- Coming down to the middle of the country, you’ll find Tokyo ramen, typically having a concentrated flavor essence based on soy sauce.
- Then, in the south of the country (Kyushu – where my mother is from!) is the land of Hakata ramen – or tonkotsu ramen. This is the deeply flavored, super porky, milky white soup that is the result of boiling pork bones for days to leech the essence of the marrow into a luxurious concentration of epic flavor.
A note: some might throw shio ramen (or salt flavored ramen) into that list and make it the fourth primary style.
While those three (or four!) main styles are the basis for most ramen – there are tons of ramen applications that pull from these different styles and introduce their own swagger into the mix.
Of course there are the myriad different types of ramen creations like: curry ramen, sutamina ramen, champon, tsukemen, a cold hiyashi chuka, the soupless abura soba, and…
… well you get the idea.
Seriously, this list could go on forever – but today we’re here to whip up a simple shoyu ramen!
How to make shoyu ramen
For those of you just hoping to get to the ‘how to make ramen’ section and whip up some darn noodles, this part is for you!
Also, I think it’s important to see how easy it can be to make restaurant quality ramen in your home kitchen.
Thankfully, this should have a very low intimidation factor!
To start, I like to get some garlic and ginger going in a small pot with a bit of sesame oil. This releases a fragrance that is out of this world!
Next, I add my broth flavoring elements: soy sauce, sake, dashi, etc. Once it’s boiling, lower the heat, cover and simmer for about 15 minutes or so.
In a separate pot, boil your noodles according to the instructions on the package – but make sure to reserve a bit of your noodle water. Don’t throw all of it out!
We’re going to add a cup of the noodle water to our shoyu soup base. Why?
The noodle water is going to cut our concentrated soup base down to a perfect strength.
Added bonus: it’s already piping hot and carrying some of the essence of the alkaline ramen noodles we just cooked.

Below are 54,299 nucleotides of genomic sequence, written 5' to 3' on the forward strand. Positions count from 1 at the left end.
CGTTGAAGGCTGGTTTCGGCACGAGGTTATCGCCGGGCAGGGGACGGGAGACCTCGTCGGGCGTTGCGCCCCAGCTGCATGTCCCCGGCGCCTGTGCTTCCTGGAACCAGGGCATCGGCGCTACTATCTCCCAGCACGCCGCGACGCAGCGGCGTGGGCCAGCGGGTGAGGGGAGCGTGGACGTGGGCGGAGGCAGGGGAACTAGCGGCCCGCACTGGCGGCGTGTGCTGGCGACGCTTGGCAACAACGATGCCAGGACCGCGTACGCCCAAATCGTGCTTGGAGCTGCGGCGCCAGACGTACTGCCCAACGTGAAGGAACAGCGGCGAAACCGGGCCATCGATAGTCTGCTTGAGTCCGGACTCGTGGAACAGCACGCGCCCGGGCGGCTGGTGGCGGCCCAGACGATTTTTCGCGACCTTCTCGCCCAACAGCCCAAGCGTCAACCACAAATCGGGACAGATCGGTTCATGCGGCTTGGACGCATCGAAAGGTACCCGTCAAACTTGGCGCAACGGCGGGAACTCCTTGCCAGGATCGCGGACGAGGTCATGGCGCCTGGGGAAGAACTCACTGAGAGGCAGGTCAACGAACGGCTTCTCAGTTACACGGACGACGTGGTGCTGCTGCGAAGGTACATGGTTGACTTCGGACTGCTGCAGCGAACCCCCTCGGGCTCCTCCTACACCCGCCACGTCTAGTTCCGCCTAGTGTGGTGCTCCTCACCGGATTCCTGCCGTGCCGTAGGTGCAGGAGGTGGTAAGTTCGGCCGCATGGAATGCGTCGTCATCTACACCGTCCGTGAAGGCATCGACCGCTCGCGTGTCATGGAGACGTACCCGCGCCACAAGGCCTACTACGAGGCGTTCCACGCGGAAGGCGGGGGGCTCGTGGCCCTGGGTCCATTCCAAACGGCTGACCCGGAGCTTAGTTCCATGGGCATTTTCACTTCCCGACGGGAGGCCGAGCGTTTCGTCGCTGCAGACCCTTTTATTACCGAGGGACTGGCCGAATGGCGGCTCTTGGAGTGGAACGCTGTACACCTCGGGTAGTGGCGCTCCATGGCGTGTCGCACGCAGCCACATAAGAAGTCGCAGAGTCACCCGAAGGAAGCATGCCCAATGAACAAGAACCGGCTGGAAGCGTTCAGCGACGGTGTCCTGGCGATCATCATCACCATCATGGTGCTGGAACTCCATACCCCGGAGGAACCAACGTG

Now, if you like your noodles on the al dente side, pull them off the heat a minute before you think they’ll be perfectly cooked.
Much like spaghetti, they’ll keep cooking a bit after being taken out of the boiling water. Plus, we’re putting them back into hot soup before serving!
Now, divide your noodles into two bowls, add your soup and toppings and slurp away!
Is this an authentic ramen recipe?
I’m going to say yes because it tastes very similar to the stuff I’ve had in Tokyo.
Top it with a Ramen Egg
Of all the ramen toppings and accompaniments out there, my all time favorite has got to be the ramen egg – or ajitsuke tamago.
These hard boiled eggs that just happen to have an impossibly soft, custardy yolk that elevates any ramen recipe to pro status.
After being boiled just right, these Japanese tamago are left to marinate in a savory brew for anywhere from two-hours to two-days.
The idea is to have the soft yolk stand up to the savory soy sauce based ramen broth, but still melt in your mouth.
It’s a bit of delicious sorcery to be sure!
Be sure to check the recipe for these ramen eggs here.
You can make a batch in advance and keep them in the fridge for any homemade ramen adventures that arise.
When you cut them in half and add them to your steaming bowl of shoyu ramen, you’ll be in seventh heaven!
I’m excited for you to try this easy ramen recipe!
It’s just easy enough that home chefs of all skill levels should be able to step in and crush it. The deep and developed flavors you’ll get with this simple shoyu ramen recipe are totally at odds with the easy factor though!
This recipe also approximates a taste that I hold near and dear to my heart.
I think watching the figure skating at the Olympics this past week really brought out my desire to share this nostalgic recipe with you, friends.
Anytime I slurp my noodles from this shoyu based soup, I can hear my blades on the ice. It’s a recipe that brings me back home.
How about you? What’s something you eat that transports you to a time or place in your life? I’d love to hear about it in the comments section below!
Other simple, delicious Japanese recipes:
- Japanese curry
- Agedashi tofu
- Tamagoyaki – Japanese Omelette オムレツ
- Omurice – オムライス
- Nasu Dengaku – Miso Glazed Eggplant
Did you like this Shoyu Ramen Recipe? Are there changes you made that you would like to share? Share your tips and recommendations in the comments section below!Print
Shoyu Ramen – 醤油ラメーン
25 minutes is all you need to make this soy sauce based, Japanese style shoyu ramen.
- Prep Time: 5 minutes
- Cook Time: 20 minutes
- Total Time: 25 minutes
- Yield: 2 people
- Category: Soup
- Method: Boiling
- Cuisine: Japanese
- 2 packages fresh ramen noodles
For the shoyu sauce:
- 1 tablespoon sesame oil
- 1 clove garlic (minced)
- 1 1-inch piece ginger (peeled and minced)
- 1/4 cup soy sauce
- 1 tablespoon cooking sake
- 1 cup dashi
- 2 1/2 tablespoons mirin
- 1 cup ramen water
- 2 ramen eggs (optional)
- menma – pickled bamboo
- dry nori sheets
- chopped scallions
- ground white pepper
- In a small pot over medium high heat, add sesame oil, garlic and ginger. Sauté for 2 minutes, or until fragrant.
- Add the remaining ingredients for the soup – except ramen water – and bring to a boil. Lower the heat, cover and simmer on low for 15 minutes. Set aside.
- Bring a medium pot of water to boil. Add ramen noodles to the boiling water and cook according to directions on the package. For fresh noodles, it shouldn’t be more than 2-3 minutes.
- Before draining the noodles, scoop 1 cup of ramen water and add it to the shoyu soup. Stir.
- Drain the noodles and divide them among two bowls.
- Pour soup into bowls and add desired toppings. Serve immediately.
You can make the broth ahead of time and store it in the fridge for up to 5 days.
Keywords: recipe, noodle soup, egg noodles, vegetarian